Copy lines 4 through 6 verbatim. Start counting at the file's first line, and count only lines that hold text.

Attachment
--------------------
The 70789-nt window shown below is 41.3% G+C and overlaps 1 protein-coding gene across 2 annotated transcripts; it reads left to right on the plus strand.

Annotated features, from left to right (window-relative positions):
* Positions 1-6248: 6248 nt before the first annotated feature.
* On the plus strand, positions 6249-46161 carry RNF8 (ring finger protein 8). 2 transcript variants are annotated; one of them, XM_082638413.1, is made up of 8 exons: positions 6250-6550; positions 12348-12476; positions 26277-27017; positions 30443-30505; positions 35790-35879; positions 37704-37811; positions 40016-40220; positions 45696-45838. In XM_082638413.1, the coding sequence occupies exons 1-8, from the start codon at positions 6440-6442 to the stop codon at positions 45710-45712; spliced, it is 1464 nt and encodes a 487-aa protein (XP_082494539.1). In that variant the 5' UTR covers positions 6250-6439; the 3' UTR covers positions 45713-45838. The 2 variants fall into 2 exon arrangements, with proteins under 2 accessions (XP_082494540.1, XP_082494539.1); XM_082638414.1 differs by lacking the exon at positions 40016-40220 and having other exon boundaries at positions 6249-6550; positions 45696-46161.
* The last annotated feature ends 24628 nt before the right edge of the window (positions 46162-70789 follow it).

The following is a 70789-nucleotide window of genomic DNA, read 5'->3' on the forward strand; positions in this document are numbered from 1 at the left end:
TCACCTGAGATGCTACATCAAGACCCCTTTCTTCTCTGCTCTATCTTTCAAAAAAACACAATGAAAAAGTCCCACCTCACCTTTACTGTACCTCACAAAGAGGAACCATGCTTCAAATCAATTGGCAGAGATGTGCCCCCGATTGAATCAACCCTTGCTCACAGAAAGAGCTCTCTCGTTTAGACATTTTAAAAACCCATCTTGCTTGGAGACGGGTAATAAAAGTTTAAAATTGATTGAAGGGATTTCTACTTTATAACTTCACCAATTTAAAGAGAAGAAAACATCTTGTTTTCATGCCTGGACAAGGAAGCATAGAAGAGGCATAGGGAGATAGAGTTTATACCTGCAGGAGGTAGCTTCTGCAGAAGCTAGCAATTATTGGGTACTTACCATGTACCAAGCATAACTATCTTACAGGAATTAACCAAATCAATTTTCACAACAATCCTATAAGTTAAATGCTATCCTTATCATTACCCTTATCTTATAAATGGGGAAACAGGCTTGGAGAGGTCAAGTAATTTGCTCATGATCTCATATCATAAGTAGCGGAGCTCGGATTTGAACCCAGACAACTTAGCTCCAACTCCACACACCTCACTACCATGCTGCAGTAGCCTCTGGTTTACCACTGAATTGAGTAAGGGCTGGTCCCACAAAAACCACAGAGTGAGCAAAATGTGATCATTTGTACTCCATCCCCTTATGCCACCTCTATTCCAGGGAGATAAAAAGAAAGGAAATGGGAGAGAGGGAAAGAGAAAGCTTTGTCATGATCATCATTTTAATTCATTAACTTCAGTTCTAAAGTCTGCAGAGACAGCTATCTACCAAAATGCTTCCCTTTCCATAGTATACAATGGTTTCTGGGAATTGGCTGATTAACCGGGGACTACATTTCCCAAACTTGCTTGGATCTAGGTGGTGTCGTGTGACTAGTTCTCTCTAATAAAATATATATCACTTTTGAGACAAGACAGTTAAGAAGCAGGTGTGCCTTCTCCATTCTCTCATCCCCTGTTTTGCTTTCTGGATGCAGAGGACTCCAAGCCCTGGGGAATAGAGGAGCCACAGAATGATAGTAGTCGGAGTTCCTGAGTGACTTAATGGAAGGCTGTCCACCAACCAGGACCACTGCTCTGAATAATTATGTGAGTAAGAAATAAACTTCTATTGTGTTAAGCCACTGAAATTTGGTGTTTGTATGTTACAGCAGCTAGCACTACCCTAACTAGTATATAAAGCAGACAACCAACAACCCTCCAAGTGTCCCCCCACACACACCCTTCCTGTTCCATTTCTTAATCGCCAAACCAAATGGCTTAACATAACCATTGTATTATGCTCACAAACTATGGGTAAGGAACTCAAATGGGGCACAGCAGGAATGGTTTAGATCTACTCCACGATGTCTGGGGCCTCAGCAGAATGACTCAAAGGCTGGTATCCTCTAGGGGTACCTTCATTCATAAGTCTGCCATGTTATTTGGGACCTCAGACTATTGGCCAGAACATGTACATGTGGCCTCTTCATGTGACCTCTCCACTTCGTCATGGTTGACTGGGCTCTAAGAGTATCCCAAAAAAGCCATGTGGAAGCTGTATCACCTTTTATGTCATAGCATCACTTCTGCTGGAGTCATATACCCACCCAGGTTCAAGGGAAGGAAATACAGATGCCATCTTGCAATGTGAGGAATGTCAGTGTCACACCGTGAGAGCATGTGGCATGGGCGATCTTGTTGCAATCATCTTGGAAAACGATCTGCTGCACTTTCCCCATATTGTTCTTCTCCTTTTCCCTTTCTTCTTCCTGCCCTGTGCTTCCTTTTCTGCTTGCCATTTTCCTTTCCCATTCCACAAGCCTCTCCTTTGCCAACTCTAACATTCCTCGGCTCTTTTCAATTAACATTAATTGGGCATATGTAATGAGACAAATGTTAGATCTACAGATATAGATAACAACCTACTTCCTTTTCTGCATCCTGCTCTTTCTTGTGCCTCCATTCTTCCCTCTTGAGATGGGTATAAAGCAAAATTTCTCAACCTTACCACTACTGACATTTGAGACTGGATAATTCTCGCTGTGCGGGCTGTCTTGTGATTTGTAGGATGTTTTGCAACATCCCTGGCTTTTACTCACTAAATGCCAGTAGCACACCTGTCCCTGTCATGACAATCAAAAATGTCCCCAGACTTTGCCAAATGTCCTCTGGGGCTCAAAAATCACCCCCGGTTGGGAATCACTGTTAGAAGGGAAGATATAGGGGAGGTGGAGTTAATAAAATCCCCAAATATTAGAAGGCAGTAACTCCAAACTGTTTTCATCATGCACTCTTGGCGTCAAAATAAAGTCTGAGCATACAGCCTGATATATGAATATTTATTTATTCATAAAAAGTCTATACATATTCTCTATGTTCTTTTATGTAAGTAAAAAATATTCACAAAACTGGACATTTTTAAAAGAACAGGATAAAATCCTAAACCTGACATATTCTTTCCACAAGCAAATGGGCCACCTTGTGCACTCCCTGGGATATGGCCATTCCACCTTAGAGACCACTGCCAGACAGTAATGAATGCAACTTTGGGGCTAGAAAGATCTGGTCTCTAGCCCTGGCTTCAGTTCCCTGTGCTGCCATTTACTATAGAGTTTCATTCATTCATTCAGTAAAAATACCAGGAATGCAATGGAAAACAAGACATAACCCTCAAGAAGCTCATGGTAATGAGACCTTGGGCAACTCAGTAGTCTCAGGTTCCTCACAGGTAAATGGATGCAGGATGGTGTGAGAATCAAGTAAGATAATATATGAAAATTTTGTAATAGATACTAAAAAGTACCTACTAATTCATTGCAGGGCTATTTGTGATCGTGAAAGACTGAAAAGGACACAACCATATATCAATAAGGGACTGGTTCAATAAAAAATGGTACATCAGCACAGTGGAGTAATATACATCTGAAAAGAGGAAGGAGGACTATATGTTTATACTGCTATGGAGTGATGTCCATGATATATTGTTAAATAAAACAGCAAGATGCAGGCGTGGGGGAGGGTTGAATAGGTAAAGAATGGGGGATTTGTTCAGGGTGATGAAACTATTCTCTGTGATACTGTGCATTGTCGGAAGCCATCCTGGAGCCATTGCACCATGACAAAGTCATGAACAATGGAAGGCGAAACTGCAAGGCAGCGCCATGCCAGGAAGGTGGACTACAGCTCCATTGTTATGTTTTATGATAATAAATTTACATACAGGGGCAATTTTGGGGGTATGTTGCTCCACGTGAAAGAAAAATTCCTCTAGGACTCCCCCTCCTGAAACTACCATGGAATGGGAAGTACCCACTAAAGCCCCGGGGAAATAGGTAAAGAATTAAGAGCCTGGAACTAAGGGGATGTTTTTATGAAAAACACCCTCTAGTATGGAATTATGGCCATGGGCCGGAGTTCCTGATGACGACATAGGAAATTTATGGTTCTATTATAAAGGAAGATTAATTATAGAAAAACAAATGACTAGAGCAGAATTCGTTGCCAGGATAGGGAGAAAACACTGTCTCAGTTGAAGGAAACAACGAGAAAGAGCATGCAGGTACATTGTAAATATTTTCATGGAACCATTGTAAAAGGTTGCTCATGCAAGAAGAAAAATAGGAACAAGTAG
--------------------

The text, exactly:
* On the plus strand, positions 6249-46161 carry RNF8 (ring finger protein 8). 2 transcript variants are annotated; one of them, XM_082638413.1, is made up of 8 exons: positions 6250-6550; positions 12348-12476; positions 26277-27017; positions 30443-30505; positions 35790-35879; positions 37704-37811; positions 40016-40220; positions 45696-45838. In XM_082638413.1, the coding sequence occupies exons 1-8, from the start codon at positions 6440-6442 to the stop codon at positions 45710-45712; spliced, it is 1464 nt and encodes a 487-aa protein (XP_082494539.1). In that variant the 5' UTR covers positions 6250-6439; the 3' UTR covers positions 45713-45838. The 2 variants fall into 2 exon arrangements, with proteins under 2 accessions (XP_082494540.1, XP_082494539.1); XM_082638414.1 differs by lacking the exon at positions 40016-40220 and having other exon boundaries at positions 6249-6550; positions 45696-46161.
* The last annotated feature ends 24628 nt before the right edge of the window (positions 46162-70789 follow it).

The following is a 70789-nucleotide window of genomic DNA, read 5'->3' on the forward strand; positions in this document are numbered from 1 at the left end: